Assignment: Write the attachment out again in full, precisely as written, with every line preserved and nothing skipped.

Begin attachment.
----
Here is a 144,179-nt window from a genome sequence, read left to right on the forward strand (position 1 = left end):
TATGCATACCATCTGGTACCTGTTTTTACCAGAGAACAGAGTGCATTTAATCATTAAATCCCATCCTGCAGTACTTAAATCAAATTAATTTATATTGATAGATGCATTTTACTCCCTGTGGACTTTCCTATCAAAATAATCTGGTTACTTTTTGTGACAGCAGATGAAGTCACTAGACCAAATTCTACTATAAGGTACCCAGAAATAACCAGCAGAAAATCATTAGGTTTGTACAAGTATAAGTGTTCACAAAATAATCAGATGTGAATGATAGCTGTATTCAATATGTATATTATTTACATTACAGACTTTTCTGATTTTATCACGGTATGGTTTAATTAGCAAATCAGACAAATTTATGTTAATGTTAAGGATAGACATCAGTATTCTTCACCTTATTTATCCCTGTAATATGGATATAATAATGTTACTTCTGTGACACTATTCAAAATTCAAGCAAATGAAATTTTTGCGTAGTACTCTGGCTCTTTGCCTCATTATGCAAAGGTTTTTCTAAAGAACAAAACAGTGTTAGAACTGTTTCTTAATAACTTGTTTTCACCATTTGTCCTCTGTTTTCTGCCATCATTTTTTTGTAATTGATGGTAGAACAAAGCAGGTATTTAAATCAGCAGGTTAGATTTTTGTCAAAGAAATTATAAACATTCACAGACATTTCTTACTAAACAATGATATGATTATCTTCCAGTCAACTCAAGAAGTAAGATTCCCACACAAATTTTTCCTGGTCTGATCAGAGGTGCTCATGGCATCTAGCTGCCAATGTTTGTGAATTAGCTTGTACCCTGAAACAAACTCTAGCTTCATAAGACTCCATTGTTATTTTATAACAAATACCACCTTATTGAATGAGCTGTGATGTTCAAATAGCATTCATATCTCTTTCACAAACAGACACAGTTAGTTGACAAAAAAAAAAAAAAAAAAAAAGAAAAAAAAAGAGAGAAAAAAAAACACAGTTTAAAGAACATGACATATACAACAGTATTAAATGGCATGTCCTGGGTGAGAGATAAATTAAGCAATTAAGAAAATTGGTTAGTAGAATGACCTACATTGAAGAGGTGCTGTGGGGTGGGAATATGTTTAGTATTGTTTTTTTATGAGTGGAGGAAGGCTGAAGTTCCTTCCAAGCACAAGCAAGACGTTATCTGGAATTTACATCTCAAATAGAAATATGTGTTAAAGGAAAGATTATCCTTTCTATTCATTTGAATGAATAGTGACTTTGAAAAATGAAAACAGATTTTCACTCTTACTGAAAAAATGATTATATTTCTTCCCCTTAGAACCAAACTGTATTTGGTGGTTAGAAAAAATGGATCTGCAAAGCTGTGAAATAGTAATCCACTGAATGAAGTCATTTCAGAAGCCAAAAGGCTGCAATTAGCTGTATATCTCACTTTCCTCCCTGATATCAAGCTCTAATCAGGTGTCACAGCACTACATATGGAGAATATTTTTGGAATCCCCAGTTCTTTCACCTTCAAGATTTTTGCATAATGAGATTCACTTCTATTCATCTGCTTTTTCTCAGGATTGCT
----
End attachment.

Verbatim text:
Here is a 144,179-nt window from a genome sequence, read left to right on the forward strand (position 1 = left end):
TATGCATACCATCTGGTACCTGTTTTTACCAGAGAACAGAGTGCATTTAATCATTAAATCCCATCCTGCAGTACTTAAATCAAATTAATTTATATTGATAGATGCATTTTACTCCCTGTGGACTTTCCTATCAAAATAATCTGGTTACTTTTTGTGACAGCAGATGAAGTCACTAGACCAAATTCTACTATAAGGTACCCAGAAATAACCAGCAGAAAATCATTAGGTTTGTACAAGTATAAGTGTTCACAAAATAATCAGATGTGAATGATAGCTGTATTCAATATGTATATTATTTACATTACAGACTTTTCTGATTTTATCACGGTATGGTTTAATTAGCAAATCAGACAAATTTATGTTAATGTTAAGGATAGACATCAGTATTCTTCACCTTATTTATCCCTGTAATATGGATATAATAATGTTACTTCTGTGACACTATTCAAAATTCAAGCAAATGAAATTTTTGCGTAGTACTCTGGCTCTTTGCCTCATTATGCAAAGGTTTTTCTAAAGAACAAAACAGTGTTAGAACTGTTTCTTAATAACTTGTTTTCACCATTTGTCCTCTGTTTTCTGCCATCATTTTTTTGTAATTGATGGTAGAACAAAGCAGGTATTTAAATCAGCAGGTTAGATTTTTGTCAAAGAAATTATAAACATTCACAGACATTTCTTACTAAACAATGATATGATTATCTTCCAGTCAACTCAAGAAGTAAGATTCCCACACAAATTTTTCCTGGTCTGATCAGAGGTGCTCATGGCATCTAGCTGCCAATGTTTGTGAATTAGCTTGTACCCTGAAACAAACTCTAGCTTCATAAGACTCCATTGTTATTTTATAACAAATACCACCTTATTGAATGAGCTGTGATGTTCAAATAGCATTCATATCTCTTTCACAAACAGACACAGTTAGTTGACAAAAAAAAAAAAAAAAAAAAAGAAAAAAAAAGAGAGAAAAAAAAACACAGTTTAAAGAACATGACATATACAACAGTATTAAATGGCATGTCCTGGGTGAGAGATAAATTAAGCAATTAAGAAAATTGGTTAGTAGAATGACCTACATTGAAGAGGTGCTGTGGGGTGGGAATATGTTTAGTATTGTTTTTTTATGAGTGGAGGAAGGCTGAAGTTCCTTCCAAGCACAAGCAAGACGTTATCTGGAATTTACATCTCAAATAGAAATATGTGTTAAAGGAAAGATTATCCTTTCTATTCATTTGAATGAATAGTGACTTTGAAAAATGAAAACAGATTTTCACTCTTACTGAAAAAATGATTATATTTCTTCCCCTTAGAACCAAACTGTATTTGGTGGTTAGAAAAAATGGATCTGCAAAGCTGTGAAATAGTAATCCACTGAATGAAGTCATTTCAGAAGCCAAAAGGCTGCAATTAGCTGTATATCTCACTTTCCTCCCTGATATCAAGCTCTAATCAGGTGTCACAGCACTACATATGGAGAATATTTTTGGAATCCCCAGTTCTTTCACCTTCAAGATTTTTGCATAATGAGATTCACTTCTATTCATCTGCTTTTTCTCAGGATTGCT